I’m not much of a germaphobe. I ascribe to the five-second rule. I don’t bathe my kids every day. And my kitchen counters could use a good wipe down. I firmly believe exposure to germs (and dirt and grime, too, for that matter) is good for our kids, and science backs me up on this.
But there is one exception to this rule: newborns.
In fact, this might not make me very popular, but I’m just going to come out and say it: Keep your lips, dirty hands, and nasty germs away from new babies.
Look, I get it. Babies are downright delicious. Those round, soft cheeks. The soft tufts of hair. That fresh smell. All that sweet baby goodness is evolution’s way of making sure parents can handle the months of sleep deprivation, piercing cries, and nasty diaper blowouts.
Babies are freaking intoxicating and downright irresistible. They turn us all into a pile of mush. In fact, just a few minutes with a baby, and we lose all sensibilities and common sense. We start talking in that annoying sing-song voice and referring to ourselves in the third person. We post pictures of their naked bums with annoying captions: #Adorbs. And we get all up in their grill with our germy mouths and dirty hands, never pausing to think about the nasty bacteria, dangerous viruses, and infections we’re exposing them to.
Like I said, exposure to dirt and germs are healthy for our kids. Science says so.
But this applies to kids, not babies. Because newborn babies have immature immune systems and haven’t been fully vaccinated yet, they are vulnerable to all kinds of infections and illnesses. It is literally a matter of life and death. In fact, a baby actually died when it contracted meningitis from a seemingly innocent kiss from someone with a cold sore, and there are several other publicized cases of babies catching herpes from someone who was unaware they were infected or contagious.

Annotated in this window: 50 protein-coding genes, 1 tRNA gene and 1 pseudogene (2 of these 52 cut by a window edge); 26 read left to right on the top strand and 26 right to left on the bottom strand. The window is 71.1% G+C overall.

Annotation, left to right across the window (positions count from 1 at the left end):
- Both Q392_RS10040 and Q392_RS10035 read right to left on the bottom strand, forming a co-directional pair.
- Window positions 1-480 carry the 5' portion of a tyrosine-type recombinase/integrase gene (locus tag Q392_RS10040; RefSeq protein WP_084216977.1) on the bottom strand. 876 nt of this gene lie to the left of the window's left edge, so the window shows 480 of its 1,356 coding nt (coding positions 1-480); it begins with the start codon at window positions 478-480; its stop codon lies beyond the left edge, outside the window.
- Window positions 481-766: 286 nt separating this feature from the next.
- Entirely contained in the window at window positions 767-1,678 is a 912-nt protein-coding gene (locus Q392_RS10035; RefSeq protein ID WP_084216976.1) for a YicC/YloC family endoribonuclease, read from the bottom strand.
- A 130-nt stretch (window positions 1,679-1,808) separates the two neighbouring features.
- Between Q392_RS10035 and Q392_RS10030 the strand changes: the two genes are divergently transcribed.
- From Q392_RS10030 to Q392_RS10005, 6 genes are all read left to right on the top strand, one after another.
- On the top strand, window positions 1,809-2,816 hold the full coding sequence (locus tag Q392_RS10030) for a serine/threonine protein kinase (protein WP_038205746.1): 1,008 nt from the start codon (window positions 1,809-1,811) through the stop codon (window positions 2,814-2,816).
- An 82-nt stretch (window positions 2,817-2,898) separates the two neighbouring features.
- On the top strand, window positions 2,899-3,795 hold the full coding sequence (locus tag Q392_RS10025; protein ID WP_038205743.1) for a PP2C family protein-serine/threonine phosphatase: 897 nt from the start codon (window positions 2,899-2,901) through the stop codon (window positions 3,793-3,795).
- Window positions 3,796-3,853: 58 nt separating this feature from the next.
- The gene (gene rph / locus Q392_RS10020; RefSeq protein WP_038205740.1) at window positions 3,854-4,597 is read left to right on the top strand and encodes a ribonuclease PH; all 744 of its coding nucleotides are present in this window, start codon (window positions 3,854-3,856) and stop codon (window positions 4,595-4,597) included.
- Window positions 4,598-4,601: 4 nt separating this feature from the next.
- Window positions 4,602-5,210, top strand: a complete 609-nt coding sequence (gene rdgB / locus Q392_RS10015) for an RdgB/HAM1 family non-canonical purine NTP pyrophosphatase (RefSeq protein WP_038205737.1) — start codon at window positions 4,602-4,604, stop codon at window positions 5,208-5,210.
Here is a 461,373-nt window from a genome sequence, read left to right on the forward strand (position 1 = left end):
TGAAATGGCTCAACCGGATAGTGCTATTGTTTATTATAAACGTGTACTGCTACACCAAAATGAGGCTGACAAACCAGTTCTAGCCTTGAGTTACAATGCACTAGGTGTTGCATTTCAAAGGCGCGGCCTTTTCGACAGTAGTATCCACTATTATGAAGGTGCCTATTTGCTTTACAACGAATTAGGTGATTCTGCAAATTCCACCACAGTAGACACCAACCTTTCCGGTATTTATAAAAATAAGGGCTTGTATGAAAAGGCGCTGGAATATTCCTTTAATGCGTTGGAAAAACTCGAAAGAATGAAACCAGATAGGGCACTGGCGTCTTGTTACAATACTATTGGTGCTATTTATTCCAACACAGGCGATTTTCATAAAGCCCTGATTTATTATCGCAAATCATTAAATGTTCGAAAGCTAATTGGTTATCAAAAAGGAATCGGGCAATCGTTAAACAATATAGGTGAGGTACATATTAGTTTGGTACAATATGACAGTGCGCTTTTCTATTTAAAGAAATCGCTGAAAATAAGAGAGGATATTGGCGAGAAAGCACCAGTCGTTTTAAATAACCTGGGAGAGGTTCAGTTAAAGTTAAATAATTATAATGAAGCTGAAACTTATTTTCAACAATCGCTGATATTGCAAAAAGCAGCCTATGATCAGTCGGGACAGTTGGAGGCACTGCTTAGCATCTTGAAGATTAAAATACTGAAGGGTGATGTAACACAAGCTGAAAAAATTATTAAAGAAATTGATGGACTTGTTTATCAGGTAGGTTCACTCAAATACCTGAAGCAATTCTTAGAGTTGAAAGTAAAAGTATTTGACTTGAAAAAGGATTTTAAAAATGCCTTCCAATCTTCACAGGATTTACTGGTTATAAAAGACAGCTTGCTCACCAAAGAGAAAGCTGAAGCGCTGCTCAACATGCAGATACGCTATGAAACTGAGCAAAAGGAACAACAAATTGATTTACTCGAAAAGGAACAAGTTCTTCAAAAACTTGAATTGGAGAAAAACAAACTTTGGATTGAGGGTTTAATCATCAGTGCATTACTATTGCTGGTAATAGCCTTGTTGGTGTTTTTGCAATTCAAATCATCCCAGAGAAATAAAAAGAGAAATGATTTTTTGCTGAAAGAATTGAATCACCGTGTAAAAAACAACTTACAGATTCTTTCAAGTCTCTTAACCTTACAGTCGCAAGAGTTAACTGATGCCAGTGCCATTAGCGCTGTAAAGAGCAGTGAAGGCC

I know what you might be thinking. Oh, great, more rules from hyper-paranoid, uber-sensitive, snowflake helicopter parents telling us what we can and can’t do. Um…no. It really is that important, it’s not that complicated, and these aren’t just rules. This is basic common sense, human decency, and general good hygiene, people.
Don’t kiss the baby. Just don’t do it. For that matter, don’t let the baby suck on your fingers. Don’t cough or sneeze on the baby. In fact, for the love of all that is holy, just stay away if you’re sick. No one likes to be sneezed on, let alone a new mom and her tender little baby.
This isn’t a permanent moratorium against kisses, of course. Once a baby has been vaccinated and has a chance to build up their immune system, germ protection protocol is a bit more flexible. I mean, within a few months, the baby will be licking the kitchen floor as he crawls across it.
As a toddler, she might smear poop on the walls and splash around in the toilet. Before long, we find our kids are sucking on a half-eaten lollipop they found in the couch cushions. We throw our hands up and look the other way even if we’re throwing up in our mouth a little bit. With a little time, you can give all the snuggles and smooches you want (respecting a kid’s body autonomy, of course).
But when it comes to newborns, use a little common sense. Come visit the new family. Bring food or give the baby one of those adorable but completely impractical onesies with snaps. Ask to hold the baby (after washing your hands, of course) while mom showers, naps, or eats a meal using both hands.
Just please, don’t put your germy lips and dirty hands anywhere near that baby.
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